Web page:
10. Thank you very much for this textbook-level information. It is very useful and I am sure that I will use this in my progress. I read about selenium toning and think of doing that in my progress in this hobby but it will take years for me to try it :)
    Thank you very much for answering all of my questions. You relieved me greatly. Now I know what to do with my stored chemicals :)


    And thank you all for teaching everything I asked for. This thread was very useful for me to learn about the topic I was curious for :)
     
  11. If worried about stop bath down the drain, don't put any vinegar down there either. Pretty much the same chemical, acetic acid, at not wildly different dilutions. Developer doesn't really have fumes, and oxidizes quickly. Fixer, OTOH, can be stinky and contains silver, so waste disposal is best.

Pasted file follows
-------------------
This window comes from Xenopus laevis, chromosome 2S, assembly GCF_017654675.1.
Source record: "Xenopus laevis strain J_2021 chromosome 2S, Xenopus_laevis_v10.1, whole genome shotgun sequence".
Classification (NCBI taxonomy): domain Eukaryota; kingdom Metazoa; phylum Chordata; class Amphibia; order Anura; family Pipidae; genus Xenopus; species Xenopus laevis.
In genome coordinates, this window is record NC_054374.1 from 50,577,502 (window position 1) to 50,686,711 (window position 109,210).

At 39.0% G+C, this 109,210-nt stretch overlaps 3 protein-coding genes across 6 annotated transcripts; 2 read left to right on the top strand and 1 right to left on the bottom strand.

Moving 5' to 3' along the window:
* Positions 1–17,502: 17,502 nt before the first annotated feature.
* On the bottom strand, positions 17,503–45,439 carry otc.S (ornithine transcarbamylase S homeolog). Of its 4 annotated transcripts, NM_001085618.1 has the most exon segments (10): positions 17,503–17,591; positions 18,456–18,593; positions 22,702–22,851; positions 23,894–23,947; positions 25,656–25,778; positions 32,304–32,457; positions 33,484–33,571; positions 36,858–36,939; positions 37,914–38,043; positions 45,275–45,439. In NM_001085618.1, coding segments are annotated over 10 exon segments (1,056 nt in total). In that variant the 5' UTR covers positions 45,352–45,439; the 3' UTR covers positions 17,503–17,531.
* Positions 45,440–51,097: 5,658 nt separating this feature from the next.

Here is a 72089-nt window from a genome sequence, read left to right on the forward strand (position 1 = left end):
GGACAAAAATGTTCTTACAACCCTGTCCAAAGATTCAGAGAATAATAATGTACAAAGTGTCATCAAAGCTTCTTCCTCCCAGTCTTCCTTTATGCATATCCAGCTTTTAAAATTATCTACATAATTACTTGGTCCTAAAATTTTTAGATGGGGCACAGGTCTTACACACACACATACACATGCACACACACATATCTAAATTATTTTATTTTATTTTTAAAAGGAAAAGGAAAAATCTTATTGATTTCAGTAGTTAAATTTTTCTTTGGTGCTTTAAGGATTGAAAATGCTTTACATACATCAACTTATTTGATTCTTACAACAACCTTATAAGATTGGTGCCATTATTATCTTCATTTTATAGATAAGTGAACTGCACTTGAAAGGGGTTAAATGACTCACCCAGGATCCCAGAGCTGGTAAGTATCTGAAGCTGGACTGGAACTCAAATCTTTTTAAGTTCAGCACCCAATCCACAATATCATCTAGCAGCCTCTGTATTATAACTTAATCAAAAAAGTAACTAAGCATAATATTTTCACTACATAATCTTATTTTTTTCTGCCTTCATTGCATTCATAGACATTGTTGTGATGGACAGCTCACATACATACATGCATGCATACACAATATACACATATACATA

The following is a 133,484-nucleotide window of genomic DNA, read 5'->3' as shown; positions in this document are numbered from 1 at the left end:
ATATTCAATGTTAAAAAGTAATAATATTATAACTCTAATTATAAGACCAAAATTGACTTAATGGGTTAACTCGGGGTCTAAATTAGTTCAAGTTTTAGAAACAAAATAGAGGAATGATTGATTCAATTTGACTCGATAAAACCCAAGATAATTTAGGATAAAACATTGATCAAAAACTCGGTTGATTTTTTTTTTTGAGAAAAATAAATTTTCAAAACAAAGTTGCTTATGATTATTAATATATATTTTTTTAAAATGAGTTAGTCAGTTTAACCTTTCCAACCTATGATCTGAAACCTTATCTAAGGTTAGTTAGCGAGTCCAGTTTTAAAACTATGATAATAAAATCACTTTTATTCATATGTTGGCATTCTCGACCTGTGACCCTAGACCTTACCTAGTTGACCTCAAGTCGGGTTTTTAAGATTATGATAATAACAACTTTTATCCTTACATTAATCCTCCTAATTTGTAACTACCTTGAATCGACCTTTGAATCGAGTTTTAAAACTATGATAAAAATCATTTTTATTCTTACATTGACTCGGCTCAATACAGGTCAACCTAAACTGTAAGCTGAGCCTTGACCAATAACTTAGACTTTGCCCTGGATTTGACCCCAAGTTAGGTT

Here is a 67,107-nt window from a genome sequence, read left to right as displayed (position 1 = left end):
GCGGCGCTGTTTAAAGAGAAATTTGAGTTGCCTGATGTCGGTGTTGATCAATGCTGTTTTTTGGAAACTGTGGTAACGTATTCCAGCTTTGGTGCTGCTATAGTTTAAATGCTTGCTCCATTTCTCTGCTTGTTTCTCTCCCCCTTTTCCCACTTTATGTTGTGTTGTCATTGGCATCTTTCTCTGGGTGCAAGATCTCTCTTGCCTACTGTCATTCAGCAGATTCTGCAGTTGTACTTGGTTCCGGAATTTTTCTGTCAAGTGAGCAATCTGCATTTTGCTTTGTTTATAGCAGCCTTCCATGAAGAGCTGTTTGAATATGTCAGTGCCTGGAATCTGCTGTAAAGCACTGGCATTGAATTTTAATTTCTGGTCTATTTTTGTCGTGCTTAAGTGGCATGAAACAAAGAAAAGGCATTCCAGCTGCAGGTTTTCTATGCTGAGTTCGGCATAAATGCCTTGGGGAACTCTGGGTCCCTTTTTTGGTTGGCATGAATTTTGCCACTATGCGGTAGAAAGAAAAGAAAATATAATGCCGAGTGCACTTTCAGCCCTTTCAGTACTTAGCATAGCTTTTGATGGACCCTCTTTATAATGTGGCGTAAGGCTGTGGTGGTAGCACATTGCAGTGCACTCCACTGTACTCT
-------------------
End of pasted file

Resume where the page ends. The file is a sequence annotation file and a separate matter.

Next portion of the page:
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  12. When it comes to the disposal of spent photo chemicals, the US Government spent millions and countless hours preparing a guidance document. Their is fact and their is lore. I advise all to browse this document.

    Photographic Processing Effluent Guidelines | US EPA
     
  13. Sandy Vongries

    Sandy Vongries Administrator Staff Member

    Key point - I was worried / spazzing as well!
    "The Photographic Effluent Guidelines regulate direct dischargers that process more than 150 square meters (1600 square feet) of material per day. Both commercial and government facilities are potentially subject to these regulations."
     
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  14. I'm not sure what the sediment is exactly, but if I there is any solids in the developer, filter them out. You may need to pour the developer into a clear plastic jug first so the sediment can be more easily seen.